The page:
Holiday reads part 1:
Sebastian Faulks, “Human Traces”
Headline: wildly over-hyped historical novel of mad-doctors, schizophrenia and evolution
Right, I’ve not read “Birdsong” or “Charlotte Gray” - which many rave about - but while “Human Traces” would comfortably fill a long weekend at the beach, it’s a trifle frustrating.
The historical detail on the origins of psychiatry as a field of study, and early theories on “mad-doctoring” is engaging. The provocative thesis of one of the central characters, the improbably named Dr Thomas Midwinter, that our capacity for language is also the origin of madness but that at one stage of (pre-literate) human development the ability to “hear voices” was vital to human existence is certainly engaging.
Indeed, the historical detail and evocation of place is usually pretty good.
It’s just a shame the characters are all so flat and either unsympathetic or laughably idealised. The women, to an indistinguishable one, have a near psychic ability to intuit what the menfolk are thinking and feeling and are - frankly - concerned with little else. In a depiction of what is meant to be life in all its vicissitudes, it must be said that success comes rather easily. Unless married off by unfeeling parents, characters seem to fall in love by a second meeting at the latest, and are unproblematically engaged soon after.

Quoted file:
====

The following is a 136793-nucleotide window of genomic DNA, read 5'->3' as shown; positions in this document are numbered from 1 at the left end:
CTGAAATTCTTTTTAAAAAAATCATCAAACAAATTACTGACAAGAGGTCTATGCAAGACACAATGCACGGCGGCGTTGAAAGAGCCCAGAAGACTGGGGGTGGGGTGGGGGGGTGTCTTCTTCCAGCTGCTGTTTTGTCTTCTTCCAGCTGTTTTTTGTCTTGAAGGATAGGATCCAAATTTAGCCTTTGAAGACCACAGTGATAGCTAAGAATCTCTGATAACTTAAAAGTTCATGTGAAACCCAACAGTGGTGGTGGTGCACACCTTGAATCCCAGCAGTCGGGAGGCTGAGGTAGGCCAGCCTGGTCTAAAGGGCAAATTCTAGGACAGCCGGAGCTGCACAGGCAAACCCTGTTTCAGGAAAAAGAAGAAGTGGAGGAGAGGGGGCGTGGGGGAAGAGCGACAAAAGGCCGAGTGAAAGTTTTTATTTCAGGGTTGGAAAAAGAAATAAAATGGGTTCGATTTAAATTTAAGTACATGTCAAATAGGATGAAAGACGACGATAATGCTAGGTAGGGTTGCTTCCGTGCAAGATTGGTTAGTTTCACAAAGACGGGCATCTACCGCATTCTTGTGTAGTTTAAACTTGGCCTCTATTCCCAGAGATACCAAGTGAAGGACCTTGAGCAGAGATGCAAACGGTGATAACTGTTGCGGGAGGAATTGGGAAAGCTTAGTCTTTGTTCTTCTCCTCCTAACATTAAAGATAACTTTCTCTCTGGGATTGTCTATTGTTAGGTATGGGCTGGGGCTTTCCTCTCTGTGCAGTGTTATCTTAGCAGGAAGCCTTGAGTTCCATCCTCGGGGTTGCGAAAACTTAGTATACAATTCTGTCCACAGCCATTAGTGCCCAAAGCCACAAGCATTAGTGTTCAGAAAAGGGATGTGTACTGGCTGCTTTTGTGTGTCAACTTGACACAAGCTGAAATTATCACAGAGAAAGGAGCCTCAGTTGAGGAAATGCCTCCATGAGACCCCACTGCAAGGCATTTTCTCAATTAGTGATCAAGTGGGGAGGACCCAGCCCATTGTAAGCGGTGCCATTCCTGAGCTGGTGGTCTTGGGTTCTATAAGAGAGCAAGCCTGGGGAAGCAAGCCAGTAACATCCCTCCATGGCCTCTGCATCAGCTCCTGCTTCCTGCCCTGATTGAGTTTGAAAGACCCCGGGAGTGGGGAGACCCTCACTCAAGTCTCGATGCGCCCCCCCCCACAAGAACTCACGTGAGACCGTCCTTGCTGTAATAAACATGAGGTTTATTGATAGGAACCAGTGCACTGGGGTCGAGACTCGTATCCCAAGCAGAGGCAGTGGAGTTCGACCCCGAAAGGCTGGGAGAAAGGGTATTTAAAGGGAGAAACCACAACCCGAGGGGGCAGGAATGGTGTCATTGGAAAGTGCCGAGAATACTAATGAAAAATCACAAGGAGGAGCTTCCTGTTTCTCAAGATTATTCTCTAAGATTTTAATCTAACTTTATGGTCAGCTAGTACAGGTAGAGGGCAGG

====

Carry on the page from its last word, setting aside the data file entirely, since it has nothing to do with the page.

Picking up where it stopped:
There is the tragedy of the first world war, and the campaign on the western front and in the Italian mountains. Pity that much the same territory was covered so much better in Hemmingway’s “Farewell to Arms”.
Most of the splash about “Human Traces”, other than suggestions the subject-matter was inspired by Faulk's mother's experience of mental illness, was made by the Oxford don Professor Tim Crow who was a little concerned (rather endearingly) about whether “it matters if the facts are right in a novel” - basically an accusation that Faulks had lifted a theory of his and anachronistically given it to a character who, on the basis of knowledge then available, could never have conceived it. Faulks apparently found the idea distressing. I have trouble appreciating the problem.
Faulks rather sententiously disclaims the practice of concluding a novel with a list of references “as though all art aspired to the condition of a student essay.” I find, however, some of the rather thinly veiled and clunking exposition of scientific thought rather much in a novel; though lamentably this category contains many of the novel’s most interesting passages.
Indeed, the most interesting idea in the novel, that all humans once “heard voices” and had a direct psychic (or psychiatric) experience of the divine is attributed in the acknowledgements (really a bibliographic essay) to Julian Jaynes.
I have no trouble with fiction presenting interesting ideas, but find the contemporary insistence on historical accuracy stifling and entirely unnecessary. I rather liked Bet Easton Ellis’ apologetic disclaimer of having done know research into the “true” events of “Lunar Park” and am rather looking forward to a novel that does not occasionally feel like a textbook with all the footnotes missing.